TINLEY PARK, Ill. (CBS) -- A Tinley Park man has been charged with killing his teenage daughter, Mia Maro, at their home over the weekend.
Tinley Park Police Chief Matthew Walsh said, around 5 p.m. Sunday, officers responded to Mia's home in the 7800 block of West 167th Street in Tinley Park, for a possible death investigation, and found her dead in the lower level of the home.
Officers also found Mia's father, 42-year-old Mohammed Almaru, with superficial self-inflicted wounds to his wrist and throat. Walsh said Almaru also had ingested pills, and was taken to Advocate Christ Medical Center in Oak Lawn for treatment for the suicide attempt.
Meantime, an autopsy determined Mia died of multiple injuries, and her death was ruled a homicide. Walsh said Mia had suffered "serious bruising throughout her whole body," but there was no one injury that clearly caused her death.
"It's an absolute tragic loss," Walsh said. "A lot of officers and others in community have been calling me. They have children of the same age. They know this girl. They liked this girl. They're friends with her."
Albaru was intubated at the hospital, and detectives were not able to question him until late Monday afternoon.
He has since been charged with first-degree murder in Mia's death, although police have not said what evidence led them to seek charges.
The circumstances of and motive for Mia's death are still unclear.
"We don't know. He's not cooperating. He's still under medical care," Walsh said.
The murder sent shockwaves through the community. Mia was just days away from graduating from high school.
CBS 2's Marissa Perlman spoke Tuesday to Maro's close-knit family, who were in agony, and still in shock, days later. They said there were no warning signs and no history of abuse.
But charging documents shed a sickening picture of a web of abuse in the days leading up to Mia's death.
"The one thing that I've been saying a lot is 'forever 17,'" said Mia's cousin, Isabelle Jorgensen.
At the young age of 17, Mia was known to be good to others, goofy – and at her core, a caretaker.
"Whenever you need her, like she would always be there," said cousin Jianna Jaroch.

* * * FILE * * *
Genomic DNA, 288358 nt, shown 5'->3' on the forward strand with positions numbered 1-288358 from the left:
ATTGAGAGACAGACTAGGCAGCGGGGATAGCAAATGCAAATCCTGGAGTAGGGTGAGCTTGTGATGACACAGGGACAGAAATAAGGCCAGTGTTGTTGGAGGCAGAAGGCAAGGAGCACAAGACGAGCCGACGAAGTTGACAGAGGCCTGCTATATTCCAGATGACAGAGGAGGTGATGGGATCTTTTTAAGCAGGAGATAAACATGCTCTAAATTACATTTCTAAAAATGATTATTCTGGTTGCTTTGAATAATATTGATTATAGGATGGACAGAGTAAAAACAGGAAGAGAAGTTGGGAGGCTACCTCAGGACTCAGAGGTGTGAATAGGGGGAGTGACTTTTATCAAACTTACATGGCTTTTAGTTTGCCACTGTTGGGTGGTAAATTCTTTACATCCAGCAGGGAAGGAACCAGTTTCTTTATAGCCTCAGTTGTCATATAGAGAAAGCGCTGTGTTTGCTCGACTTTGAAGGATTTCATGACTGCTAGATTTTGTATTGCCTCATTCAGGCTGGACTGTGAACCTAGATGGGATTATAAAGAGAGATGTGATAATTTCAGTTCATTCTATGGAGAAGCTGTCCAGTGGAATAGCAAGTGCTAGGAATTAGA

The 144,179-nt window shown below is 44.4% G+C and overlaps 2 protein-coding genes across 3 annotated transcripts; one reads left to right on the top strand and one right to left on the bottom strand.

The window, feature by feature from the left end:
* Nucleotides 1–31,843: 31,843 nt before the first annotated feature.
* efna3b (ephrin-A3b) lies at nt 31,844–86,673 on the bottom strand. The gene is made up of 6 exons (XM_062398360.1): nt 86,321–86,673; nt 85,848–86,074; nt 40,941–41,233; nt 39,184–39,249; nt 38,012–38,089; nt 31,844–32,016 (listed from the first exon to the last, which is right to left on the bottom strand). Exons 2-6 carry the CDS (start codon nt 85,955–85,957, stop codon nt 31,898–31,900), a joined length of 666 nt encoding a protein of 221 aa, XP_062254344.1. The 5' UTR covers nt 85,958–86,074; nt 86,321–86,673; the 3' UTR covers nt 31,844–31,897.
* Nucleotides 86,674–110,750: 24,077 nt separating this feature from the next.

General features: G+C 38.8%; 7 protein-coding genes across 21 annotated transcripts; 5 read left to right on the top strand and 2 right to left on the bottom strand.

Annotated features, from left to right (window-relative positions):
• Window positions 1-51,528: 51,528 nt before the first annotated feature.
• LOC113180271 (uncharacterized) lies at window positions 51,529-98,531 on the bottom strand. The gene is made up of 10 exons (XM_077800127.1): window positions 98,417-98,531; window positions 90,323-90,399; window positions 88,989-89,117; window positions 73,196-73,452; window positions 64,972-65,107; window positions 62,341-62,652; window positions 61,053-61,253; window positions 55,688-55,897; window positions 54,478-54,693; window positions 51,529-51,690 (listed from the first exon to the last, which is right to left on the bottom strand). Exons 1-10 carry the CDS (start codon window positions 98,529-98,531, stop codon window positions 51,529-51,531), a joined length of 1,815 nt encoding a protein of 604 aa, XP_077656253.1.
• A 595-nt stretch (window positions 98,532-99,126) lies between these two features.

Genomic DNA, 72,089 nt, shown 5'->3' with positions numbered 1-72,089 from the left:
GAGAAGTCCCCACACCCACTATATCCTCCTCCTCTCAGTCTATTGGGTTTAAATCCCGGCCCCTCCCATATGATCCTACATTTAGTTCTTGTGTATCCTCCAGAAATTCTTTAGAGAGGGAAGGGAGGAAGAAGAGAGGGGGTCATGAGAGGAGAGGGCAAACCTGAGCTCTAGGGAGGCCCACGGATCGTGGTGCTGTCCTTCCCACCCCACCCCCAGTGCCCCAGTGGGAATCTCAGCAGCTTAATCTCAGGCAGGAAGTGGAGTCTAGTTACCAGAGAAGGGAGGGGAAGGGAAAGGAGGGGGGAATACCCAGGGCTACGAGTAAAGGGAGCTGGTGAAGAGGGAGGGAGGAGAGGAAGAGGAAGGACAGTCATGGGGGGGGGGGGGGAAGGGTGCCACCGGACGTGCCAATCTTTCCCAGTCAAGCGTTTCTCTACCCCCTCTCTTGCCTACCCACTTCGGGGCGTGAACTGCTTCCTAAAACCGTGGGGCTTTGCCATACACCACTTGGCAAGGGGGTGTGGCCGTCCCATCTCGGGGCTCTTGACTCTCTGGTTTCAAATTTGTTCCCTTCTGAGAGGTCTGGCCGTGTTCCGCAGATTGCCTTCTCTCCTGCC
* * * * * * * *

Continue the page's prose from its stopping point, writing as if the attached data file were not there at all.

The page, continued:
Mia did that for her mother, Audrey, who suffered a traumatic brain injury three years ago that left her bedridden. At 14, Mia stepped up.
"She always took care of her," Jaroch said.
But on Sunday, Mia was the one who needed the care. After days of not being in touch, police said it was Mia's aunt who first showed up to her house and found Mia dead in the basement of the home.
The only other person who was home at the time was Mia's mother, who was unable to step in. Mia's family said the tragedy happened without warning.
"This happened out of nowhere – no signs, no nothing," Jaroch said.
But charging documents shed light on the days leading up to Mia's death.
Less than a week before Mia was killed, court documents show she sent a text message to her aunt after she got into an accident in her dad's car. Mia wrote she was "afraid he was going to kill" her, charging documents said.
On the day of the homicide, Almaru texted his son – Mia's brother – saying that "Mia was hiding things from him and he had to beat the information out of her," charging documents said.
"He took one of our family members away, and it broke all of us," Jaroch said.
A memorial where the tragedy took place is now growing in Mia's honor. A father is now charged with taking his own daughter's life, and a young girl with big dreams is gone.
"She was going far. She was going to go far in life," Jorgensen said, "and it's just a tragedy that she got taken away from us."
Walsh said there is evidence of "some domestic stuff" in the past involving the family, police said there has only been one call out to the house in the past – for a medical issue related to Mia's mother. The Illinois Department of Children and Family Services did not have any prior contact with the family.
The chief declined to speculate if there had been any history of physical abuse before Mia's death.
Tinley Park Mayor Michael Glotz offered his condolences to Mia's family, as well as her classmates at Andrew High School, where she was a senior.
"By all accounts, she was a lovely young woman at the very beginning of her life, a life that she will now never get to fulfill," Glotz said.
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